During the coronavirus pandemic, experts warned of the indirect effects of a population fearful of going to the doctor for other conditions, as well as highlighting the potential impacts of redistributing medical attention away from areas unconnected to the pandemic, such as cancer treatment. 

Redfield & Wilton Strategies’ latest poll found a majority (56%) of respondents saying their physical health had neither improved nor declined since the imposition of lockdown. Meanwhile, the 14% whose health had improved was somewhat outweighed by the 22% who felt their health had worsened. This 22% nonetheless constitutes almost a quarter of respondents saying their physical health declined in a matter of months, which should be of concern to public health authorities.

Whereas a majority (52%) saw neither an improvement nor a decline to their mental health during lockdown, over a quarter (28%) consider that theirs has declined over the course of the pandemic. Only 11% of respondents saw improvements to their mental health during the lockdown period. Many have highlighted that lockdown increased feelings of anxiety, as well as loneliness. Moreover, charities and non-profit organisations have emphasised that their ability to provide services and answer calls has come under intense strain during lockdown. 

Demographic examination reveals that younger respondents were more likely to see improvements in their physical and mental health. Daily exercise was one of the few activities permitted at the height of lockdown, and it may be the case that younger people adopted more intense exercise regimes than elderly respondents. London saw the largest improvements in health, which could correlate to the fact that the capital has seen the highest proportion of inhabitants working from home. This group may feel healthier without their daily commute and the ease in pollution levels. Indeed, our previous research suggests independence and comfort can boost employee morale. Interestingly, mental health problems during lockdown appeared to disproportionately affect women and Labour voters. 33% of women and 34% of Labour voters experienced a decline in their mental health, compared to 23% of men and Conservative voters.

Despite Government pleas for people to continue to use non-coronavirus health services, many have been alarmed at the declining level of hospital admissions. Some estimate that for every three deaths from Covid-19, lockdown inflicted another two deaths from unrelated conditions including patients not attending A&E or being discharged back into care homes too soon. Altogether, 43% of respondents to our poll said they had visited a health service since lockdown began.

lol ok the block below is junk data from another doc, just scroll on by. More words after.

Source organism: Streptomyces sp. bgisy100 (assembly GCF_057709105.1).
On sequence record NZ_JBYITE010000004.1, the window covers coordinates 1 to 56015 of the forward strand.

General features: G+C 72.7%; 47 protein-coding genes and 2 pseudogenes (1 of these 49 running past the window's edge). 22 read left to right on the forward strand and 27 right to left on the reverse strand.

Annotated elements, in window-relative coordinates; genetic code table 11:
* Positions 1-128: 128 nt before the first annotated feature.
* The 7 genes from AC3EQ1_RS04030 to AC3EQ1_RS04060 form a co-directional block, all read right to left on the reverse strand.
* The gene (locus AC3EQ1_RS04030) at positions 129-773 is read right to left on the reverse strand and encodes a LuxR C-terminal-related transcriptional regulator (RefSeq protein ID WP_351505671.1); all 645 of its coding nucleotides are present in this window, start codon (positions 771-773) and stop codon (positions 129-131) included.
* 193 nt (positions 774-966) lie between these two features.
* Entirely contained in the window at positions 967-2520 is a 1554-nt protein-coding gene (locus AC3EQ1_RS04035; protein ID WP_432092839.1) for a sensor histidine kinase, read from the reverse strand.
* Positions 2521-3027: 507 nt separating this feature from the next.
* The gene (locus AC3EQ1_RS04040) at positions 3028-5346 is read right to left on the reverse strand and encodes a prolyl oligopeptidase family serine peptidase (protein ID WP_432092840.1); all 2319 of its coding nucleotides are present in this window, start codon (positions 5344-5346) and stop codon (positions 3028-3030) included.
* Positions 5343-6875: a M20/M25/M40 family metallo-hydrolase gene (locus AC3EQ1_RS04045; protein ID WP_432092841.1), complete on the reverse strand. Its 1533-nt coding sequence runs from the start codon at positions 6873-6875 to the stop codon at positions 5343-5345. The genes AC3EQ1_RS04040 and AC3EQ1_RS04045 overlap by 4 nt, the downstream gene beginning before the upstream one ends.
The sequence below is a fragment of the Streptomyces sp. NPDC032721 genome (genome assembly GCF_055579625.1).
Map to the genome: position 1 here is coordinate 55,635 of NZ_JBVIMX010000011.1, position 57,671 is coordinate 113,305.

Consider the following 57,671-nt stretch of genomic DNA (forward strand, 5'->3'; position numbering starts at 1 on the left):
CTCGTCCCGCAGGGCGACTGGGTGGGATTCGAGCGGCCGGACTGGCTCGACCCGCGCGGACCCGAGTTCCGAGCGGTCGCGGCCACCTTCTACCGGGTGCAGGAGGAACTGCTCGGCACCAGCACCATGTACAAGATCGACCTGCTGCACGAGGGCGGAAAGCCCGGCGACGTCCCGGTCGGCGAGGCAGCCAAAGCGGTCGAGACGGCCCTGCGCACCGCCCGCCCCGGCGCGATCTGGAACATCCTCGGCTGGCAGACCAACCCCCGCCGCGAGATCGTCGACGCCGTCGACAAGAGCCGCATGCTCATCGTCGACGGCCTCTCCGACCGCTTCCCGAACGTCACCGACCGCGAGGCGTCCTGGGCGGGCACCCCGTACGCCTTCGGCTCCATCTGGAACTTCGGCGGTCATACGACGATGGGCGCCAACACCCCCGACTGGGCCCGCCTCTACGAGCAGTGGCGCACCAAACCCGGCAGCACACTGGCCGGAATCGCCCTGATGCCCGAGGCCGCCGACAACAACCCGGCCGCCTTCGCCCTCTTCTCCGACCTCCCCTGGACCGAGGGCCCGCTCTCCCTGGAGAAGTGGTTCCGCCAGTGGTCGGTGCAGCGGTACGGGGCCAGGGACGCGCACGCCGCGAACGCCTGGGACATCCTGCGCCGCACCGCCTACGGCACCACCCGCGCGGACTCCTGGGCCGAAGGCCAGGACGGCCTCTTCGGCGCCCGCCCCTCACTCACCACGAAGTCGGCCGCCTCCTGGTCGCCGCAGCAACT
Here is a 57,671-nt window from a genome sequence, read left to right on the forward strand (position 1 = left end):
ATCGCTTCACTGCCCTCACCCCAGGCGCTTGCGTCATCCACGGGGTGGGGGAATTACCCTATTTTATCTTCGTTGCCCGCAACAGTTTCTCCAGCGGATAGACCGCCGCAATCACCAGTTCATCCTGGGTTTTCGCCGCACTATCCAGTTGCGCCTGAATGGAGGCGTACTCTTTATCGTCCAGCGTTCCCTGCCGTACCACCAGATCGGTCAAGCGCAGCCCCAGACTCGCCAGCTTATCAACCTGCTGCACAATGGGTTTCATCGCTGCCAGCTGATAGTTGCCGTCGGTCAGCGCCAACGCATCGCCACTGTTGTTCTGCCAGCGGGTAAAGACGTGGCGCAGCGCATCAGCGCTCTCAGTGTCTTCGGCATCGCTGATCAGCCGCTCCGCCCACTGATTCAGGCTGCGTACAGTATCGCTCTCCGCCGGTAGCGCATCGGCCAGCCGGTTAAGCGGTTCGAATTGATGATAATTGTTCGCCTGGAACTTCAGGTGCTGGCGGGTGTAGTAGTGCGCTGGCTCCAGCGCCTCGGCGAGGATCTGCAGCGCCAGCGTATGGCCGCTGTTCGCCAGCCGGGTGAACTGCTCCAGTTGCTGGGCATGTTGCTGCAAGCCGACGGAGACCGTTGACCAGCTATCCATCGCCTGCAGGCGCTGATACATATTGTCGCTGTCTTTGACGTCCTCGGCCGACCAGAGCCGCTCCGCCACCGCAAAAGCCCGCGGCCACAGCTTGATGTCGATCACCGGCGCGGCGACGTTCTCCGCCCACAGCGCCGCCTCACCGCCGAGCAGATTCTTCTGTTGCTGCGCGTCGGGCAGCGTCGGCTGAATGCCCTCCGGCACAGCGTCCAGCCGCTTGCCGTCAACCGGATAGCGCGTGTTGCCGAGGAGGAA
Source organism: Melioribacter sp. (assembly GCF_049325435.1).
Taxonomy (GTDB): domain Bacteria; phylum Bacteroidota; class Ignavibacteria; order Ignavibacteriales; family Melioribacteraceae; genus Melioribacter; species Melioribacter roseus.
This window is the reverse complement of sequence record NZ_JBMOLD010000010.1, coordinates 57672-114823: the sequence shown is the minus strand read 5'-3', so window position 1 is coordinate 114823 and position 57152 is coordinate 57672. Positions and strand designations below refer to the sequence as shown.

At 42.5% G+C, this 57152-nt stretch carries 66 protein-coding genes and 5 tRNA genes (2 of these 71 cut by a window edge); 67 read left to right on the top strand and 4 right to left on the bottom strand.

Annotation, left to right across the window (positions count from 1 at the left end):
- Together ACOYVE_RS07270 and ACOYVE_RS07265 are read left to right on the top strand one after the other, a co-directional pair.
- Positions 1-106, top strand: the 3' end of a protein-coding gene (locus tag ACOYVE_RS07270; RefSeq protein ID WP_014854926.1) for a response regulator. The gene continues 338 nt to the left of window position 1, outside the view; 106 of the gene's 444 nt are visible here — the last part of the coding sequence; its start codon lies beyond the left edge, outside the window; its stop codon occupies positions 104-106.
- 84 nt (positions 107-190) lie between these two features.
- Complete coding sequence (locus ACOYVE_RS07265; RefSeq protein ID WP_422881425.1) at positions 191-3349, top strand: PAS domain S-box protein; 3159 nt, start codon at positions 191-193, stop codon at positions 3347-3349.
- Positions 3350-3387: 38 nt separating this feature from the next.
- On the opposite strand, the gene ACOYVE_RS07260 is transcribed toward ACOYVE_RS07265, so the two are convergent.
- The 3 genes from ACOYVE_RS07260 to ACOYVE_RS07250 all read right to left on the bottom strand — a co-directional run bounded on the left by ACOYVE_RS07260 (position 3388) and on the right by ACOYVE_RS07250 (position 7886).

Despite public fear about visiting health services, a large majority (63%) who have visited a health service since the start of lockdown claimed they felt safe when doing so, while less than a fifth (18%) did not. Surprisingly, despite their higher risk of infection and death from coronavirus, older respondents were more likely to feel safe. This high rate of respondents who say they felt safe is possibly as a result of the additional hygiene and social distancing measures that many medical facilities have taken to ensure the safety of patients and staff.

Notably, a significant minority of respondents (22%) said they or a family member had put off some sort of medical treatment because of the coronavirus pandemic. This procrastination may stem not only from a fear from contracting coronavirus at a medical facility, but also from a fear of diverting needed attention away from the treatment of coronavirus (i.e. from a desire to ‘protect the NHS.’)

The standard of healthcare, however, provided does not appear to have declined, as an overwhelming majority (84%) of those who have visited a health service since the start of the pandemic approved of the quality of the service they received, while just 5% disapproved. Ultimately, concerns that other services may become overwhelmed due to the surge in demand created by Covid-19 have not materialised, which in part appears due to many putting off treatment in the last several months.

Despite the Government’s recent focus on tackling obesity in the UK, a slight plurality (31%) of respondents to our poll believe mental health issues are the most urgent health problem facing the country at the present time besides coronavirus. Slightly over a fifth (22%) believe obesity and cancer are the most important health issues the country faces, excluding coronavirus.

Cancer and obesity were more of a concern for the elderly, while mental health issues were the primary concern of young people, likely because different ages see themselves as more vulnerable to particular illnesses. More striking divisions were observed along party lines: 41% of Labour voters believe mental health issues are most important, compared to just 21% of Conservative voters. Labour leader Keir Starmer has called for more provisions for mental health services, describing the issue as the “hidden cost” of the pandemic.

To find out more information about this research contact our research team. Redfield & Wilton Strategies is a member of the British Polling Council and abides by its rules. Follow us on Twitter

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